Connections: You Can’t Take It With You

What will go and what will stay behind?

It was 6:30 on Tuesday morning, the time I usually get up, but I wasn’t ready. Although the cold snap was ending, I grabbed the thick New Zealand blanket, a long-ago present, and made myself quite comfortable on a living room couch. The next thing I knew it was after 8 — to be exact, 8:03 by my watch. For me, that counts as a lazy morning.

Plans are under discussion for my husband and me to move into smaller quarters in the not-too-distant future, and as a result many of the objects we have lived with forever are now looked at with new take-it-or-leave-it consideration. 

As I lay there under the mohair, I looked around the room, pondering: What will go and what will stay behind? We surely will take the New Zealand blanket with us, but what about more substantial objects? Would I move my main chest of drawers into our future “granny” cottage? (An aficionado said part of it is a highboy made by the famed Dominy craftsmen of East Hampton.) And what about our plethora of couches and love seats? How many couches should the optimal cottage contain?

The good news about our overabundance of furnishings is that my daughter and her kids are going to move into the house where I have lived for the last several decades, so it will fall to her to care for objects like the antique grandfather clock, which surely is not going with us, and the pretty old piano, which I admit to be leaving reluctantly. There is something liberating about shedding oneself of responsibility for all these bulky antiques, a weight both literal and metaphorical lifted.

In any event, we are blessed with a wonderful range of family possessions, including a corner cupboard filled with ceramics and other objects brought home from Shanghai and Constantinople in the 1920s by my late mother-in-law. I am happy that they will go on to the next generation. And happy, frankly, that they aren’t my problem!

When I inherited the house, the attic and store room were full of such things, mementos accumulated by a family that never wants to let go of anything, especially if it is of historical interest. Did any of us ever really need the entire back catalog of National Geographic magazine issues? I won’t feel guilty about letting those lie when we move out. Or the basement room full of handmade goose and duck-hunting decoys from a century ago.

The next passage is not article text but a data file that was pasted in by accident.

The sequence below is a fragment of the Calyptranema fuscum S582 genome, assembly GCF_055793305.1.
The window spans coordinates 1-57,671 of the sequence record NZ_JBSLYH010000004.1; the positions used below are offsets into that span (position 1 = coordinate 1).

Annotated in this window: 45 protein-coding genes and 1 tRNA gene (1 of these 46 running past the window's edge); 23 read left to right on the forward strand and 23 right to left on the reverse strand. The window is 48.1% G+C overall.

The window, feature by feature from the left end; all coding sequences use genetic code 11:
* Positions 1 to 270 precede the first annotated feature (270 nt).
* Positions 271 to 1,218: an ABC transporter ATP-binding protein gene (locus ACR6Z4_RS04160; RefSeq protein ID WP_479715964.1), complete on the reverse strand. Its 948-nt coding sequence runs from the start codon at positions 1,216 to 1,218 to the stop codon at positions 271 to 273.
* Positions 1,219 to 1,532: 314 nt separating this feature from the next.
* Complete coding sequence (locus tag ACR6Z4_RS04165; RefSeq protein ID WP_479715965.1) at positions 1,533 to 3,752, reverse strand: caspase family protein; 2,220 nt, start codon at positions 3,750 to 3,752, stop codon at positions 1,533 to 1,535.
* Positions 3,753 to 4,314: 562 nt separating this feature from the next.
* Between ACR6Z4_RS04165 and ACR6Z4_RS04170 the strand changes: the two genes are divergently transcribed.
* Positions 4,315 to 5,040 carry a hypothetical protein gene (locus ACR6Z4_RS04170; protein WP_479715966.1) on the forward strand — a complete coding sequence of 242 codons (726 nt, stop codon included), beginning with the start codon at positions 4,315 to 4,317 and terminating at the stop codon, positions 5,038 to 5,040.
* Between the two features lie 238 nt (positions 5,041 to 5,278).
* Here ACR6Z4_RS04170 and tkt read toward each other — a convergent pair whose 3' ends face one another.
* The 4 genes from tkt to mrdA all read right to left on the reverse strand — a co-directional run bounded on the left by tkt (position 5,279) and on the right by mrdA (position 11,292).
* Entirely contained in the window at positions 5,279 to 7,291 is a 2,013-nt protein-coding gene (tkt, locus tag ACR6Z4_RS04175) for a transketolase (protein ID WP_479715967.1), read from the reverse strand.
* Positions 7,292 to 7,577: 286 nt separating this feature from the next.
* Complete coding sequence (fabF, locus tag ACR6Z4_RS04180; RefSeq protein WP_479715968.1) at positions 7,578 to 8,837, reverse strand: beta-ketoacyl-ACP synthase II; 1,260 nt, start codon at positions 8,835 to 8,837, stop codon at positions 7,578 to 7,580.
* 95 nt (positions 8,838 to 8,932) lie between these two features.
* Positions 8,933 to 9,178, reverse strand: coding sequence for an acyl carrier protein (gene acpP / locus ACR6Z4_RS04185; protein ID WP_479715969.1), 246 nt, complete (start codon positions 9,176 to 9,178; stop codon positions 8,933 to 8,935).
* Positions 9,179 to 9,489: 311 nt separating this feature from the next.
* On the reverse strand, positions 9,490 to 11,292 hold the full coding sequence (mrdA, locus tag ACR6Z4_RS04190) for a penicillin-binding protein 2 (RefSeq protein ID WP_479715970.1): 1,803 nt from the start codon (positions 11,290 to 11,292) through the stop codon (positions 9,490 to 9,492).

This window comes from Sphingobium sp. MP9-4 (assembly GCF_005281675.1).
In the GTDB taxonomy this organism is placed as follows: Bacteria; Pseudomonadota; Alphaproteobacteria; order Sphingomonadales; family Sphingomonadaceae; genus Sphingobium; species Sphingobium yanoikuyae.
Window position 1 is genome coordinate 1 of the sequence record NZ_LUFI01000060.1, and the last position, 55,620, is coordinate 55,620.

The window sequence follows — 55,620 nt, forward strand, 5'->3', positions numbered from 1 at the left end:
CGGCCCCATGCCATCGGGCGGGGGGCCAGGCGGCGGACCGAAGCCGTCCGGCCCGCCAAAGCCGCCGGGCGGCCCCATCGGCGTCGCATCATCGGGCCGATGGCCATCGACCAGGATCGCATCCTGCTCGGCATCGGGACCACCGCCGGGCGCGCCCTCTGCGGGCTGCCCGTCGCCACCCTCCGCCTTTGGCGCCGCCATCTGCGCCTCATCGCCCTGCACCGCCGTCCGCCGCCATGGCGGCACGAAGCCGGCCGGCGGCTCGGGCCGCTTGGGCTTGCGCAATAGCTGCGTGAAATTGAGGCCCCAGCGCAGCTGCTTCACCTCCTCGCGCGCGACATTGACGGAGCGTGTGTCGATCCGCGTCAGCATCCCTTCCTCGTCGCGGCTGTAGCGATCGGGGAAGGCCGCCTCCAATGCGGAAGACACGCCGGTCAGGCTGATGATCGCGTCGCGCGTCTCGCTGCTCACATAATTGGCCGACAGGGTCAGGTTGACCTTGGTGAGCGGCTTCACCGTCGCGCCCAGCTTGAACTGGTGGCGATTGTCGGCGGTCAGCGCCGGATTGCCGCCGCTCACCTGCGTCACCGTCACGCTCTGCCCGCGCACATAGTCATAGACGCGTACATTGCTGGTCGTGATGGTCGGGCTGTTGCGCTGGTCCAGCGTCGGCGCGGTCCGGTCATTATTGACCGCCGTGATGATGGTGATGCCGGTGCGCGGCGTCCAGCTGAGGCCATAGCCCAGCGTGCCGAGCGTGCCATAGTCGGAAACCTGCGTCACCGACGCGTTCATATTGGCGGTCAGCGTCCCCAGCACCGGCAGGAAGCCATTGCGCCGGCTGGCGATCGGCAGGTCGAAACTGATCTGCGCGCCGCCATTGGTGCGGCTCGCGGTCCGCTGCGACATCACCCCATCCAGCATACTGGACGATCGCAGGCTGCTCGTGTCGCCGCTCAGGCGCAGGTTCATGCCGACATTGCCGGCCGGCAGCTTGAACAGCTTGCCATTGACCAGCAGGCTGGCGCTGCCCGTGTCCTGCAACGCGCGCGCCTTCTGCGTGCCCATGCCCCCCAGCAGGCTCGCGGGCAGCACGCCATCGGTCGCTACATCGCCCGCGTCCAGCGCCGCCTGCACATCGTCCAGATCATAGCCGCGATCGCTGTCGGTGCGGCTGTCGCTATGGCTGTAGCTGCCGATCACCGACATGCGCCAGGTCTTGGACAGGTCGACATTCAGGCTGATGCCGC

But, oh my, my husband and I had better get down to business and start facing all the mundane things and heaps of papers we ourselves have accumulated in closets and drawers and on countertops, not to mention in the basement. I shudder when I think of the basement. Chris put his entire collection of L.P.s on shelves down there, and they will have to be sorted; surely there are collectors who might want them, and come and get them? 

My daughter says she thinks we must start packing in earnest by midwinter. She and her kids will take care of everything upstairs, including the attic and store room, and Chris and I are directed to start with the dreaded basement in January, then turn to our bedroom in February, and so on, so that the packing is complete by June. 

I can’t decide if a closer deadline would make the decision-making easier, speed up the process, but in the meanwhile, I will get up off the couch and try to heed a bit of advice attributed (perhaps dubiously) to Albert Einstein: “Life is like a bicycle. To keep your balance, you must keep moving.”